Did that system improvement budget Laskowski mentioned in March 2006, I asked, contemplate the 11.6 percent increase--the increase that means a 17 percent jump for residential customers?
“It’s no one project that triggers the rate case,” Olert responded. “We have to plan for the future. The increase is for the whole system. Atlantic Yards is a piece of it.”
It's understandable that Con Ed has to plan for the future, but should there have an acknowledgement last year that such planning includes a rate increase, I asked Olert. “That’s understood,” he suggested, offering this metaphor. “The time to save for child’s future is not when they’re in college… You’ve got to make investments today.”
And when did Con Ed first acknowledge that rate increase? In March, Olert said. “We do this every three years.” He noted that the utility had been able to keep rates down by selling property, among other tactics.
The bottom line, apparently, is that a big utility bill was due to come due this year, in part because of Atlantic Yards. Con Ed didn't warn anyone about it. And the AY environmental review didn't address the question.
Rate case continues
As the New York Times reported Saturday, in an article headlined Con Edison Is Supported on Bid to Raise Rates, the State Public Service Commission recommended that Con Ed be granted only a portion of its request, and it was unclear what the effect would be on customers’ utility bills.
Con Ed and city officials have until September 28 to respond to those recommendations, and a final decision will be made by a board by the end of next March.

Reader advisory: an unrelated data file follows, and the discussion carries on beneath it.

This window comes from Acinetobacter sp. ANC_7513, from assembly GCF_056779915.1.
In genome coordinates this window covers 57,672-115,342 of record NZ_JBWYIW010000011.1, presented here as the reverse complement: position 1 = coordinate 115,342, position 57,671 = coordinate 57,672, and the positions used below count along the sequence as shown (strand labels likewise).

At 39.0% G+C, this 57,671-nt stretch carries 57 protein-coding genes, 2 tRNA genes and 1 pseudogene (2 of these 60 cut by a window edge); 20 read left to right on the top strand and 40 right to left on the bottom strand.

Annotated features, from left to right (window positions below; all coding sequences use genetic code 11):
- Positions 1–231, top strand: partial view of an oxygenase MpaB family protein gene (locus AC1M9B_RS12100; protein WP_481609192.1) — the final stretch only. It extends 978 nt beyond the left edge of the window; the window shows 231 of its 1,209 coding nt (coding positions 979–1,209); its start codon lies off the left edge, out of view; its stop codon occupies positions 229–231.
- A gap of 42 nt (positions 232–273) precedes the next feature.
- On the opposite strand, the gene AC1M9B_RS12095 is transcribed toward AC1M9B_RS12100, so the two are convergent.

The Times reported:
“This is all part of the sham that goes on with every rate hike request,” said Assemblyman Michael N. Gianaris, a Queens Democrat who sits on the Assembly’s power committee and who has criticized the utility for its response to the 2006 power failure in his borough. “Con Edison asks for more than it expects to get,” he said. “The P.S.C. rides in on its white horse and takes credit for slashing the request. But the end result is still what Con Edison wanted all along.”
Con Ed prepared?
As far as I could tell, none of the New York State Department of Public Service staff testimony before the Public Service Commission made specific reference to Atlantic Yards. However, testimony did indicate that Con Ed could have planned better:
The Company’s transmission lines average approximately 40 years in age. Con Edison’s aging transmission and distribution equipment needs to be reinforced and upgraded to meet both its Public Service Law requirements and its customers’ expectations for a safe and reliable system.
...Although the Company is accelerating many of its existing programs and adding new programs in an effort to address its aging infrastructure, load demand, growth and systemwide reliability, the Company has known about these major issues for several years. For this reason, this, our specific recommendations are, in part, made to ameliorate rate impacts while allowing the Company to address its system-wide problems.